On Being… a trail journal Part 6

Feeling better and ready to GO!

Feeling better and ready to GO!

Day 10 Return to Trail! August 9, 2016

I’ve made it to PCT mile 1974 (northbound mileage), just shy of the Minnie Scott Spring. It’s been a lovely day; sure, there was some amazing wind and the other hikers looked pretty blown away but things died down and by the time I got to camp, it was quiet and peaceful. I only went about 8 miles today, my first day back since getting Giardia. I’m glad it wasn’t my backwoods skills that had me getting sick but instead my dog’s love of rolling in nasty poop. We are both much better and even though I lost a week at home with recovery, I have re-evaluated my hike and have come up with an alternate plan.

It seems I was not destined to hike this Oregon section end to end. Before I even got on trail, circumstances came together so I had to cut off the end of the hike. So, then I was heading to Crater Lake. That was fine… still a long hike. But with all the fires and the PCT closure at Crater Lake, I wasn’t sure what would happen once I got down there. Had I gone northbound, I would have had to re-route and skip that part. Plans for a long hike have to be flexible. Getting off trail for a week changed everything.

Leaving South Matthew lake heading south on the PCT.

Leaving South Matthieu lake heading south on the PCT.

I’ve skipped the Mt. Jefferson secion but I still had a pass for Obsidian Limited Entry area in the Three Sisters Wilderness. I also had a Bed and Breakfast suite that was pre-paid and waiting for me in the town of Sisters. When the husband started talking about going backpacking with me again, I opted to skip the last leg all together. The new plan was to take a slow trip down to Charleton lake where friends were planning on meeting me with a resupply, then catch a ride home. I’d re-sort my pack, put together a pack for Joe and together we’d hike in to Jefferson Park. From there I could pick up my missed hiker box from Ollalie lake and check out the Russell Creek crossing that had been the subject of many a PCT hiker discussion. I wouldn’t have to actually cross it, but knowing what it looked like would help me in the future if I ever wanted to redo this entire section.

North Sister (Faith)

North Sister (Faith)

Originally it had been planned that my friend would pick me up at Hwy 20 and we’d spend the night at the B & B in Sisters. Since that was scrapped, we instead drove up, did the tourist thing and then she dropped me off at McKenzie pass early the next day. It rained that night so I missed the wet conditions, but the clouds were heavy and hanging low as I left the lava fields at the Dee Wright Observatory.

This trail volunteer was sawing a dead tree by hand so it would't bump a horse's pack as it went by. Very conscientious!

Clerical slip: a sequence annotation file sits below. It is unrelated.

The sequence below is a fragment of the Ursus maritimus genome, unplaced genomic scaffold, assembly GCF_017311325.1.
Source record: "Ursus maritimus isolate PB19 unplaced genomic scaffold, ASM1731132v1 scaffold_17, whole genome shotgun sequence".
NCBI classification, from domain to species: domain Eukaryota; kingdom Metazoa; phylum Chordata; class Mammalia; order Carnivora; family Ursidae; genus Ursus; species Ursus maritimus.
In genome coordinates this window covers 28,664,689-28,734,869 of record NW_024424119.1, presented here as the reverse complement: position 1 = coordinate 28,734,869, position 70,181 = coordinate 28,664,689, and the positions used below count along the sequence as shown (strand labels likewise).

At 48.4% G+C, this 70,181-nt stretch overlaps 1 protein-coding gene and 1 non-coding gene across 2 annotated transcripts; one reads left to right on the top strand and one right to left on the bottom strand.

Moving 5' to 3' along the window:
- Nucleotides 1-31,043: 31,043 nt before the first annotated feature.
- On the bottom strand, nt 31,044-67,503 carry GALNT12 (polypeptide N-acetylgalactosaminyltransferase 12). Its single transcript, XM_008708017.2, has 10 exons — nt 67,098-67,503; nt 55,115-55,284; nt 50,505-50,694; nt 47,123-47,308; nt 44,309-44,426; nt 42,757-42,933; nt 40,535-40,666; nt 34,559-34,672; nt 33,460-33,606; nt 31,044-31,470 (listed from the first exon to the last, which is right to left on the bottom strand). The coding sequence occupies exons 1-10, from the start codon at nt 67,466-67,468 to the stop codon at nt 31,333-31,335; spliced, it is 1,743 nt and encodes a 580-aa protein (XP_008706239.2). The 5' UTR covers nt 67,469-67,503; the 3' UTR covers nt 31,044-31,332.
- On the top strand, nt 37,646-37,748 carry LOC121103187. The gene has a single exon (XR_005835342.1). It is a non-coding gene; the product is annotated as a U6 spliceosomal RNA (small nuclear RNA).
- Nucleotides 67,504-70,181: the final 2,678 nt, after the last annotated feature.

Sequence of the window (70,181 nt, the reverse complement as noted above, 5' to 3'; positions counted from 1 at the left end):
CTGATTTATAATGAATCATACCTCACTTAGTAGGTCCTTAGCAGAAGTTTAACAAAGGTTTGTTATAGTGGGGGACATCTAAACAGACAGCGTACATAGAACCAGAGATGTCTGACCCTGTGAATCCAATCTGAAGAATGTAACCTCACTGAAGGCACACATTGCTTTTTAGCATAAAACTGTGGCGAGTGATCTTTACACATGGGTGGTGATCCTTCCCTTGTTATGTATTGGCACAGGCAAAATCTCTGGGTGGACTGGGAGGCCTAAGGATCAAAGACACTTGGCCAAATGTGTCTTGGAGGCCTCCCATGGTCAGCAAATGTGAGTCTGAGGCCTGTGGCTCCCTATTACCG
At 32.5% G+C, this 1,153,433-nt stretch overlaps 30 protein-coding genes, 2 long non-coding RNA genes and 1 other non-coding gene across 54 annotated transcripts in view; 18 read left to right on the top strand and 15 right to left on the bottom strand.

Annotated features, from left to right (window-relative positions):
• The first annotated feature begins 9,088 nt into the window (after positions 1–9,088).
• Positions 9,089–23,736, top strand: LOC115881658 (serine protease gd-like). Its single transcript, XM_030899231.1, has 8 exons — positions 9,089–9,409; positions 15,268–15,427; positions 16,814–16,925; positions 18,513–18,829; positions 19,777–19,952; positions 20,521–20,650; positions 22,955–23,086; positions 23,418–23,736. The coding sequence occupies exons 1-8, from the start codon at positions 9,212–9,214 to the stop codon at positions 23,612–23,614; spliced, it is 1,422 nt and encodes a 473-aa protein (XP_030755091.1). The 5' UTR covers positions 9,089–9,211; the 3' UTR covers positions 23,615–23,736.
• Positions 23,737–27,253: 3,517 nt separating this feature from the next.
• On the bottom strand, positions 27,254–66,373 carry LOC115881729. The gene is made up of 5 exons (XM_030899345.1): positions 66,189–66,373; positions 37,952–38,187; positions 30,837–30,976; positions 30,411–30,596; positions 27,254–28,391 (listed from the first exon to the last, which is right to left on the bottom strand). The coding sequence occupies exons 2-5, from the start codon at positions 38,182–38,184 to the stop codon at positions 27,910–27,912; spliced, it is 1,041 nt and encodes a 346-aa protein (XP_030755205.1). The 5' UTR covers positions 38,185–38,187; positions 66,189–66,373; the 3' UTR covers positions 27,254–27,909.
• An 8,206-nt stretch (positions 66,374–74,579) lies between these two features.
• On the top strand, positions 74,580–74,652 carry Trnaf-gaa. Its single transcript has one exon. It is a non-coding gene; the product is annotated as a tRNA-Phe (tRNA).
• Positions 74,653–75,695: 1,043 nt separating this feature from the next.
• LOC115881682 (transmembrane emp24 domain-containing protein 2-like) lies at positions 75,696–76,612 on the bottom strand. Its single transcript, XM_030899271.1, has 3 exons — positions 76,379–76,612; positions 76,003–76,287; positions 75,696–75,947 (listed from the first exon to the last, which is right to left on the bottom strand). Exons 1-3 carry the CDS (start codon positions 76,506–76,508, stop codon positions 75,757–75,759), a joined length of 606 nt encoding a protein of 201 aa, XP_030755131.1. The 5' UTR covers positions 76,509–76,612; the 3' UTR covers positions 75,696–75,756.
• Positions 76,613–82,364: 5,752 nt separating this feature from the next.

This volunteer works at removing a dead tree that may fall onto the trail.

I began the slow trudge up to South Matthieu Lake, stopping to talk to trail volunteers along the way. There was a large group doing trail maintenance and I got to be the first hiker to walk the refurbished tread. I thanked them for all their work and was given huge smiles in return. Apparently some of the workers were former PCT thru-hikers and they seemed very glad to see me “doing my thing”. I guessed the guy with the beard was probably a thru-hiker as he was grinning madly, giving off those good hiker vibes. At that point, I am so happy to be back on trail I am open to all the good vibes I can get so I absorb his cheer like a sponge.

 

 

I like this portion of the trail as it winds through the lava fields, open sandy washes looking for all the world like a desert with rivers of pumice sand. There are wildflower meadows and peeks of North Sister, AKA, Faith. I like that the Three Sisters are named Faith, Hope and Charity… these names are so much more meaningful than North, Middle and South. Faith is the roughest and the oldest, her spires point a toothy smile into the gray sky. She is showing her age and I am feeling mine as my heavy pack has me pausing after each uphill climb. I’m carrying 8 days of food and after a dose of Giardia and a week off, I am not as tough as I was before but I don’t really care. I’m so thrilled to be back here I am singing in my head and sometimes even out loud.

Yapoah crater on the right.

Yapoah crater on the right.

I enjoy every mile and even take a short break off trail, exploring a fold of a lava meadow. It’s quietly still down here and the sun begins to shine between clouds. I take off my pack and lay on the pumice sand, absorbing it’s warmth after being blasted by the winds as I rounded Yapoah Crater. I stare up at the cliffs in this little canyon and also at the flowers and plants that eek out a living on the dry soil-less earth. There doesn’t seem to be much nourishment in this volcanic sand, it’s so porous and fragile, but I know that volcanoes belch up minerals from the earth and are fertile grounds for growth. I’m literally on the rim of the Ring of Fire on the Pacific Rim and seeing first hand the results of tectonic instability. Our lives are such specks in the grand design, no where else shows this to me more blatantly than the spine of the Cascades. The mountains are teeming with deep, thrusting energy… the volcanic release point for that big Cascadia subduction zone off the Oregon coastline.

On the way to Minnie Scott Spring.

Lava flows on the way to Minnie Scott Spring.